Autonomy and the Utilitarian State
Date of Award
Doctor of Philosophy (Ph.D.)
Steven Wall (Committee Chair)
Daniel Jacobson (Committee Member)
Fred Miller, Jr. (Committee Member)
Daniel Fasko (Committee Member)
One objection to utilitarianism as a public philosophy is that utilitarian political institutions would likely deny people the opportunity to lead autonomous lives. A state guided by utilitarianism, it is thought, would likely resemble that we find in Brave New World: a state that exercises autonomy-denying control of its subjects' lives, but does so in a way that keeps them in a relatively permanent state of bliss. Against this objection, this dissertation argues that, at least in contemporary developed societies, a utilitarian state would have good indirect reasons to secure social conditions which will enable the bulk of its subjects to lead substantially autonomous lives. The aim of the first half of the dissertation is to identify an adequate conception of autonomy. I develop an account of autonomous agency according to which the autonomy of a pro-attitude is a function of (among other things) the number, variety, and degree of viability of the alternatives the agent has had available for rational consideration; and the autonomy of an agent is a function of (among other things) the autonomy of her individual pro-attitudes, with the more central of these weighted accordingly. The second half of the dissertation addresses the social conditions conducive to autonomy and the utilitarian value of those conditions. Because autonomous agency requires the availability of viable alternatives to many, including many of the more central, of an agent's pro-attitudes, conditions of social diversity will be particularly conducive to autonomy. I defend two Millian suggestions as to how such conditions might be of utilitarian value: by better enabling the members of society to identify and adopt appropriate pursuits and by promoting social progress. I argue that, at least in contemporary developed societies, a utilitarian state would thus have good reason to protect and/or promote conditions of social diversity, and outline a collection of policies that would enable it to effectively do so. As such conditions are conducive to autonomy as well as to utility, a utilitarian state therefore would have good, indirect, reasons to secure social conditions which will enable the bulk of its subjects to lead substantially autonomous lives.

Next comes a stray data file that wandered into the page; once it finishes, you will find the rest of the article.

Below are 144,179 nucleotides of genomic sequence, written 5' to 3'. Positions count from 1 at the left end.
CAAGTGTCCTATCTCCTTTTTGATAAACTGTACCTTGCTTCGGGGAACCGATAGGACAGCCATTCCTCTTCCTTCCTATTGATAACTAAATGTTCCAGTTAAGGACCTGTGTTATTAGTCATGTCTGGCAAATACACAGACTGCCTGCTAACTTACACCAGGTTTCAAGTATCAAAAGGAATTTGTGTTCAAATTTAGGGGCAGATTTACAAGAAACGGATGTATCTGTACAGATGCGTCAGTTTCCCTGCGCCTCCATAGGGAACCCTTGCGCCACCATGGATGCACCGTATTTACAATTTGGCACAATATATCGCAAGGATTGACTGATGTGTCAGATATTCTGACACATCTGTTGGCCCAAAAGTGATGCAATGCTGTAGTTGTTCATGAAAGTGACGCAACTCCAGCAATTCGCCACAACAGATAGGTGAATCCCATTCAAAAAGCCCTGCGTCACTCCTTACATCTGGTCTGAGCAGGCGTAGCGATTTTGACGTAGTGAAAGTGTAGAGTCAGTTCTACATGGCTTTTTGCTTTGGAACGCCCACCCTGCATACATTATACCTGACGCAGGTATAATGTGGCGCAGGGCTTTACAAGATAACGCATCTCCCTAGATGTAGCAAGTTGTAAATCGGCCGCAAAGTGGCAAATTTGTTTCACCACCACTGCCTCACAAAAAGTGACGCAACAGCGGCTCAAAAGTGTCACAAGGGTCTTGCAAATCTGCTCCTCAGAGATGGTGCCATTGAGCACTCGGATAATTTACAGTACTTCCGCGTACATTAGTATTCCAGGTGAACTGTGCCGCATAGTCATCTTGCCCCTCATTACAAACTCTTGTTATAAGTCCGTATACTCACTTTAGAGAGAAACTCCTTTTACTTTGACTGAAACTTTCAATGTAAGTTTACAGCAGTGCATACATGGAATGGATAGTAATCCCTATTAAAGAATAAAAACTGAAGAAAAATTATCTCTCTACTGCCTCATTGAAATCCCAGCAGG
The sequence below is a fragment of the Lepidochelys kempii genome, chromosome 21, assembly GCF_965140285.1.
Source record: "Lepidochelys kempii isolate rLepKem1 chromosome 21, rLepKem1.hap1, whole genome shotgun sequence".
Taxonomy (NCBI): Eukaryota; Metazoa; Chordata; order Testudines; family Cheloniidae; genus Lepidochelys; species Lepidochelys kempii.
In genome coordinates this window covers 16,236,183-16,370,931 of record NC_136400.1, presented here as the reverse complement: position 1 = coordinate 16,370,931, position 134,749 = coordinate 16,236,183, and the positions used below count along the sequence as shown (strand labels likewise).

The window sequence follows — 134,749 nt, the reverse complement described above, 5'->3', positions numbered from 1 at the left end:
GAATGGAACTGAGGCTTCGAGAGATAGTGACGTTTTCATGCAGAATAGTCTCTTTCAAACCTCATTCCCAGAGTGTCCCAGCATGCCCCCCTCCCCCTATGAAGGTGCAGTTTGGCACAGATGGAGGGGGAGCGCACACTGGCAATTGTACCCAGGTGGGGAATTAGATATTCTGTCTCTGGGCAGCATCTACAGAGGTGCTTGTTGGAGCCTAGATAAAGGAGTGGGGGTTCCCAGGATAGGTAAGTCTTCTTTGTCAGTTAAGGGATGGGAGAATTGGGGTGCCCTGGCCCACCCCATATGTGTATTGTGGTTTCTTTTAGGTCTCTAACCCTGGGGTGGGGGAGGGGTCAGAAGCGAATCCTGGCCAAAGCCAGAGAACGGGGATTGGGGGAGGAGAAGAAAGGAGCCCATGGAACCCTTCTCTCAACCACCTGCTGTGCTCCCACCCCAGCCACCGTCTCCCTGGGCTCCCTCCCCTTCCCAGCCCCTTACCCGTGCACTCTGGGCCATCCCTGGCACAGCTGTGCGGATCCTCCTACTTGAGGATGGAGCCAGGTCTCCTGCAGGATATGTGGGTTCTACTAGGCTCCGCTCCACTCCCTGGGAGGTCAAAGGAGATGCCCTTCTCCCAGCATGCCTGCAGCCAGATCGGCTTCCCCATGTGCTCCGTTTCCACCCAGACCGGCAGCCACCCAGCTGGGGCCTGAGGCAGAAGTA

Weimer, Steven, "Autonomy and the Utilitarian State" (2009). Philosophy Ph.D. Dissertations. 10.